Thursday, September 3, 2009
I will be spending the holiday weekend in Napa and Sonoma, California, enjoying the harvest season as only a non-drinker can. (I was going to the Bay Area anyway.) Of course, there are also the rolling hills of grapevine plants, excellent restaurants and natural hot springs to recommend wine country. It's a very relaxing place to, in the words of David Foster Wallace, get away from already being pretty much away from it all.
Still, you don't even have to leave Cook County, Illinois much less pay a $15 airline fee to check one standard-size bag as I just did (don't get me started) to enjoy all things vino in a festive atmosphere. Not this weekend but next, the Windy City Wine Festival takes place downtown all day Friday and Saturday. Wine tastings, gourmet food, chef and sommelier lectures, beer garden, live music. Unlike me, they don't spell "wine festival" with an H after the W. My Flavorpill preview is here.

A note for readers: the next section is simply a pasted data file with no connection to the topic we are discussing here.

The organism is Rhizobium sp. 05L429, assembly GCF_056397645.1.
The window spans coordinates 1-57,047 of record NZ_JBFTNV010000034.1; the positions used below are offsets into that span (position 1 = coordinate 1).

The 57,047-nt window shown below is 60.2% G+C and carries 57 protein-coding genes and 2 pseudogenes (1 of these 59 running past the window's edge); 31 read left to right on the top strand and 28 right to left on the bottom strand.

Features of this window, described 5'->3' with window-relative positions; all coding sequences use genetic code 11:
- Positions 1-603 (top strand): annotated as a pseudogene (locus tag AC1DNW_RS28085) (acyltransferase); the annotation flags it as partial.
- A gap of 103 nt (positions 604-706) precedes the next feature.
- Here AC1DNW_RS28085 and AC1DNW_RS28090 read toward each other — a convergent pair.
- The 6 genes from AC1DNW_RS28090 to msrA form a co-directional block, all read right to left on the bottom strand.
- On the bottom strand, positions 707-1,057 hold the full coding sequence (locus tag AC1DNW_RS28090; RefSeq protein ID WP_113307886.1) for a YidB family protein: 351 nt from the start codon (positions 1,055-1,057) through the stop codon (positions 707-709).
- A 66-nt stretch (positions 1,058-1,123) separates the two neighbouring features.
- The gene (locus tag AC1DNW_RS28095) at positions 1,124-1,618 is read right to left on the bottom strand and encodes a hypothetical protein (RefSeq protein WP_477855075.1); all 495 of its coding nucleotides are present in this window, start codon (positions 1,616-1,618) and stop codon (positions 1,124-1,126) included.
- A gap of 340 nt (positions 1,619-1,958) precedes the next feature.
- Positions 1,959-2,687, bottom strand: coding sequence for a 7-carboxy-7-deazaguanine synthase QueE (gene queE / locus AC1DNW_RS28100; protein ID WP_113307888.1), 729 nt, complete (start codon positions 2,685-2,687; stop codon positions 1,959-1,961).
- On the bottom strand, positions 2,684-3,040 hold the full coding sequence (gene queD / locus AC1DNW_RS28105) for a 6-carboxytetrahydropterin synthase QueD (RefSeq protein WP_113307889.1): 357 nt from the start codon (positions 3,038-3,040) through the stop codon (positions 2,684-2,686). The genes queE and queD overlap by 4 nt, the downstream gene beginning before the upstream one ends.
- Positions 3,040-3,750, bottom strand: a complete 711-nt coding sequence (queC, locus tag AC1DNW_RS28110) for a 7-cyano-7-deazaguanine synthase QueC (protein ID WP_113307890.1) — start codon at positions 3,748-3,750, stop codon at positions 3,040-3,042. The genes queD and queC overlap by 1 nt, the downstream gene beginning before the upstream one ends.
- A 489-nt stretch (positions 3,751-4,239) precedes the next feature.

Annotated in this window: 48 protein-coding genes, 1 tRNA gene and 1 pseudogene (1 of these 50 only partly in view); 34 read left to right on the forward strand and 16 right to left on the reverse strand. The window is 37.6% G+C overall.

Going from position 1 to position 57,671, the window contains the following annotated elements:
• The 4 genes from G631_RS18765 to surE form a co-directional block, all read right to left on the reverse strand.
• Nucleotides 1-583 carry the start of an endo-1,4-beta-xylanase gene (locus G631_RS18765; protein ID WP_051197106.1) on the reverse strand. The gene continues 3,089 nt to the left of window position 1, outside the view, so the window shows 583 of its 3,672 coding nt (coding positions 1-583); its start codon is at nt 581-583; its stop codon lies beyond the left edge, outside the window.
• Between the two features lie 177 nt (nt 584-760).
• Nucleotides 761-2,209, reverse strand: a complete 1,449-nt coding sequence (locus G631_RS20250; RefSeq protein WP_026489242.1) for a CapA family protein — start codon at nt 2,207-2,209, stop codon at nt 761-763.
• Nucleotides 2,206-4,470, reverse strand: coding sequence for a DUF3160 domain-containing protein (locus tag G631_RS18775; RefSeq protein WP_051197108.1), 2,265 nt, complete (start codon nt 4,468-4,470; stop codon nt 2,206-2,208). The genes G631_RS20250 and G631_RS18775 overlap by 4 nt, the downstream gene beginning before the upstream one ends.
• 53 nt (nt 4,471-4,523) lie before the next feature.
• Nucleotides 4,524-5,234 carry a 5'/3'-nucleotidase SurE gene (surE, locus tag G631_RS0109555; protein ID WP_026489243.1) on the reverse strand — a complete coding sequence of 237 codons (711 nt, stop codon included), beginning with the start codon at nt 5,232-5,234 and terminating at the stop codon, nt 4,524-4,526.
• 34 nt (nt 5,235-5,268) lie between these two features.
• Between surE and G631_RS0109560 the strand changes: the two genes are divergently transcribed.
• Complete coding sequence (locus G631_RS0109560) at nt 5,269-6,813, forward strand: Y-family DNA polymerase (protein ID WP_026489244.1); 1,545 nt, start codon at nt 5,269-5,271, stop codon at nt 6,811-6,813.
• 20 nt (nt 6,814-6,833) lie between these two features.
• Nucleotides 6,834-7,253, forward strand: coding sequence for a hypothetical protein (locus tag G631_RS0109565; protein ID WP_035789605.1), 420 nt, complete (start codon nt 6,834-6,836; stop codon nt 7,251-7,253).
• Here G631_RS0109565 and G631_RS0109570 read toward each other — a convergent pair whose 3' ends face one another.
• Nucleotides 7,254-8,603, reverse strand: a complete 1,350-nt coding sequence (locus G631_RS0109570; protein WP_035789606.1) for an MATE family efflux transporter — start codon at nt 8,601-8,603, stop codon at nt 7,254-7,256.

This all brings to mind Dana Goodyear's entertaining New Yorker article from a few months ago about wine industry maverick Fred Franzia. He's the controversial vintner family scion who sells oceans of wine as "Napa" product, which it often is in only the most technical sense. Franzia also pioneered the "super-value" category, most notably via $1.99 bottles of the Trader Joe's house brand, Charles Shaw, nicknamed "Two Buck Chuck." An abstract of the article appears here but you have to be a New Yorker subscriber to read it in its entirety. If you want to read it and are friends with a subscriber, perhaps they'll email you a copy.
OK, enough about wine. Tomorrow: women and song.